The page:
Punky Brewster is a show about a girl named Penelope "Punky" Brewster. She is abandoned with her dog, Brandon, in a supermarket by her mother. She doesn't want to stay in an orphanage, and ... See full summary »
Soleil Moon Frye,
The post-retirement season is suddenly disrupted for football player George Papadapolis and his wife Katherine when Webster, the orphaned son of a former teammate, moves in. Laughter, and life lessons, in every episode.
Tony Micelli, a retired baseball player, becomes the housekeeper of Angela Bower, an advertising executive in New York. Together they raise their kids, Samantha Micelli and Jonathan Bower, with help from Mona Robinson, Angela's man-crazy mother.
Coach Lubbock, his wife Elizabeth, and their eight kids move to Eureka, California so he can take a coaching job...at an all-boys' school. The boys are thrilled that Coach's four beautiful ... See full summary »
Popular 1980s sitcom based on the Gwen Davenport novel "Belvedere," which in turn was thrice adapted to the big screen. Like its earlier novel and big-screen brethren, "Mr. Belvedere" featured British butler Lynn Belvedere, who takes a job as a live-in nanny for a typical American family and records their everyday experiences in his diary for future use in writing a novel. In the 1985 small-screen version, the Owens family served as that "typical American family" and the source of fodder for Belvedere, who had previously worked as a gentry for Winston Churchill and had connections to British royalty. Family patriarch George (played by sportscaster Bob Uecker) was, in an example of art imitating life, a sportswriter; the matriarch was Marsha, a law student. The couple, who had settled in suburban Pittsburgh, had three children: awkward teenager Kevin; precocious, easily-embarrassed Heather; and mischievous prankster Wesley. George was initially uncomfortable hiring the worldly ...Written by
Brian Rathjen <firstname.lastname@example.org>
The series' theme song, "According to Our New Arrival", was written by Judy Hart-Angelo and Gary Portnoy and was originally intended for a series entitled Help that was eventually scraped by ABC. In 1985, an unnamed studio singer performed the song for the pilot episode of Mr. Belvedere. When the series was picked up by ABC, a re-recorded version performed by blues singer Leon Redbone was used as the theme (varying instrumental version of the song were used during the closing credits). In 2007, Gary Portnoy released a previously unheard version of "According to Our New Arrival" on his album, Destiny. See more »
There are three clocks on the same wall in the living room, but none of them show the same time. See more »
Originally, the show had 5 different opening sequences: The version seen on the pilot episode, the version from seasons 1 & 2 (1985-1986), the version from season 3 (1986-1987), the version from seasons 4 & 5 (1987-1989), and the version from season 6 (1989-1990). In syndication, a truncated version of the season 4 & 5 opening was used on every season, except for season 6. However, Shout! Factory's DVD releases, have the proper openings reinstated depending on the episodes/seasons. See more »
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Now days, most people only recognize Mr. Belvedere as a frequent butt of Family Guy jokes. On the surface, it was just another 80s sitcom, one of the founding members of ABC's classic TGIF line-up, but for those of us who have come to love this show, we realize that it was so much more.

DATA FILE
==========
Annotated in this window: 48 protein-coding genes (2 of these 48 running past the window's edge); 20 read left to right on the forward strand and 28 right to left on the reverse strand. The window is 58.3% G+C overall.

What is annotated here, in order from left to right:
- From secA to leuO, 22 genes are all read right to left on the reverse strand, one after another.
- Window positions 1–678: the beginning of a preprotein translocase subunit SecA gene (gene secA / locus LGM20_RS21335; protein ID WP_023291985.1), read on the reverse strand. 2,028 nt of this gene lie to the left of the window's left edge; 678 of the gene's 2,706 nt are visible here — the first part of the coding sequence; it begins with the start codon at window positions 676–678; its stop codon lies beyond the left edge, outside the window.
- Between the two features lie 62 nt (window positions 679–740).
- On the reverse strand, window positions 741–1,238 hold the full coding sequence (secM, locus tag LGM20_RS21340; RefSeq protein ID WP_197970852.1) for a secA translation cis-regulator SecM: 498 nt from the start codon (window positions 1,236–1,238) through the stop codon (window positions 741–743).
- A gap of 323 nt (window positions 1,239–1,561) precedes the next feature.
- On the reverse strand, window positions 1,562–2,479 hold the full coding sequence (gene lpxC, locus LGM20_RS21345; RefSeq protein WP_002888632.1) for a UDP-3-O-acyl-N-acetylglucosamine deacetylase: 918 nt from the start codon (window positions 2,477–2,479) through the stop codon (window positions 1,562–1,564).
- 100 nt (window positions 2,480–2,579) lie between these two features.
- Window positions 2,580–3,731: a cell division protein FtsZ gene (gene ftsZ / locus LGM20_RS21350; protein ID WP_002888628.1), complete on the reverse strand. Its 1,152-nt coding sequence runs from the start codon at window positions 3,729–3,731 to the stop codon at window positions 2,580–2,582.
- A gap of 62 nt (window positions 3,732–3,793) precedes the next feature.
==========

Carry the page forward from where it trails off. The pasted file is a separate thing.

Mr. Belvedere is an English butler, who was created in a 1947 novel, starred in a 1948 movie, and modernized for television in 1985. The show centers on Lynn Belvedere (Christopher Hewitt), a British Royal butler, who has been hired to work for a middle class family in suburban Pittsburgh. Most of the time, it's your every day run of the mill sitcom, but what made this show extremely different, was it's very special episodes, which occurred several times a season.
The show ran from 1985-1990, yet it still managed to be the first television show to tackle issues such as AIDS, bullying, stranger danger, elder rights, and even homosexuality. Often times the family would come into conflict and face three choice, Mrs. Owens, who always does the right things, Mr. Owens, who never does the right thing, and Mr. Belvedere the voice of reason that lies somewhere in the middle.
As for the cast, they are as unique and strange a mix as ever seen on television. The main sources of comedy come from Mr. Belvedere (played by Christopher Hewitt, between known for his performances on Broadway than anything else) and his dealings with Wesley T. Owens (Brice Beckham), who is as twisted and psychotic as any sitcom child could ever be. Mr. Belvedere has frequent run-ins' and a contentious relation with head of the household, George (played by Bob Uecker, a former baseball player), which usually lead to some quick one liners, and even more laughs.
Mr. Belvedere was really ahead of it's time and extremely underrated as far as television history is concerned. It may forever be remembered as that show with the butler, that led into Full House, but for it me, it has always been an image of how the not so perfect family should function and work together. It is a mixture of laughter, tears, and life lessons that is as relevant today as it was back then.
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